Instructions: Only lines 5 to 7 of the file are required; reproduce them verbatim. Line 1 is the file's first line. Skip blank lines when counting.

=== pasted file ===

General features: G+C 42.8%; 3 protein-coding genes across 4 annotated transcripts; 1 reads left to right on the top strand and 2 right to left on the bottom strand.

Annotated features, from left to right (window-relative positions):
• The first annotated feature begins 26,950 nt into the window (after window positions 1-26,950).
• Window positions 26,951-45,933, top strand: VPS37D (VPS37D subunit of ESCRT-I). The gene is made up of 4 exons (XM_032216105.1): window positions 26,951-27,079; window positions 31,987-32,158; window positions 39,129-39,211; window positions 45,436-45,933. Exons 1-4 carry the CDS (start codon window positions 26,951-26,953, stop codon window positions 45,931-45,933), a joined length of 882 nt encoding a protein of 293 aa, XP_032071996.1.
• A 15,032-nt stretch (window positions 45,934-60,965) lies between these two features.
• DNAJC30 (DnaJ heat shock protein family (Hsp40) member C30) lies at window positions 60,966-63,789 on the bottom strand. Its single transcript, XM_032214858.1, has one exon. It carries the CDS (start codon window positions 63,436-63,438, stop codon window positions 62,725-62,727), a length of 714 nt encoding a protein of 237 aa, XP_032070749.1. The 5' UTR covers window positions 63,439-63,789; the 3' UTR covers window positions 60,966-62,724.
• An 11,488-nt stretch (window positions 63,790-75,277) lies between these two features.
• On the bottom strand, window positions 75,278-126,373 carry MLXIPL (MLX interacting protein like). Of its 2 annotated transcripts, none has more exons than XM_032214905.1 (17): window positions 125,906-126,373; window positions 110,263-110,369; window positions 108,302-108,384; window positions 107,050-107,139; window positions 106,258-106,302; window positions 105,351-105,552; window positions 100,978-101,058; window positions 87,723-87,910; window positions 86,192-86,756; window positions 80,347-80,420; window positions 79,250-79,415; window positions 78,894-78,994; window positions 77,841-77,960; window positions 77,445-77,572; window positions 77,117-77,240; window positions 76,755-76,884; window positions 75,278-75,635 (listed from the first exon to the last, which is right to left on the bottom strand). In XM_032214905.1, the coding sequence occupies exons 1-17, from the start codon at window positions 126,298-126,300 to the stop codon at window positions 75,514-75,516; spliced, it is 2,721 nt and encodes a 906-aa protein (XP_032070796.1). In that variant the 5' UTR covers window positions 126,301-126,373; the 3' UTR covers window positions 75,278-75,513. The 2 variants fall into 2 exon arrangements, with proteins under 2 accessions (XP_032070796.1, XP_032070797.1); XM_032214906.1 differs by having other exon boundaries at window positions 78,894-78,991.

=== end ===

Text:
• A 15,032-nt stretch (window positions 45,934-60,965) lies between these two features.
• DNAJC30 (DnaJ heat shock protein family (Hsp40) member C30) lies at window positions 60,966-63,789 on the bottom strand. Its single transcript, XM_032214858.1, has one exon. It carries the CDS (start codon window positions 63,436-63,438, stop codon window positions 62,725-62,727), a length of 714 nt encoding a protein of 237 aa, XP_032070749.1. The 5' UTR covers window positions 63,439-63,789; the 3' UTR covers window positions 60,966-62,724.
• An 11,488-nt stretch (window positions 63,790-75,277) lies between these two features.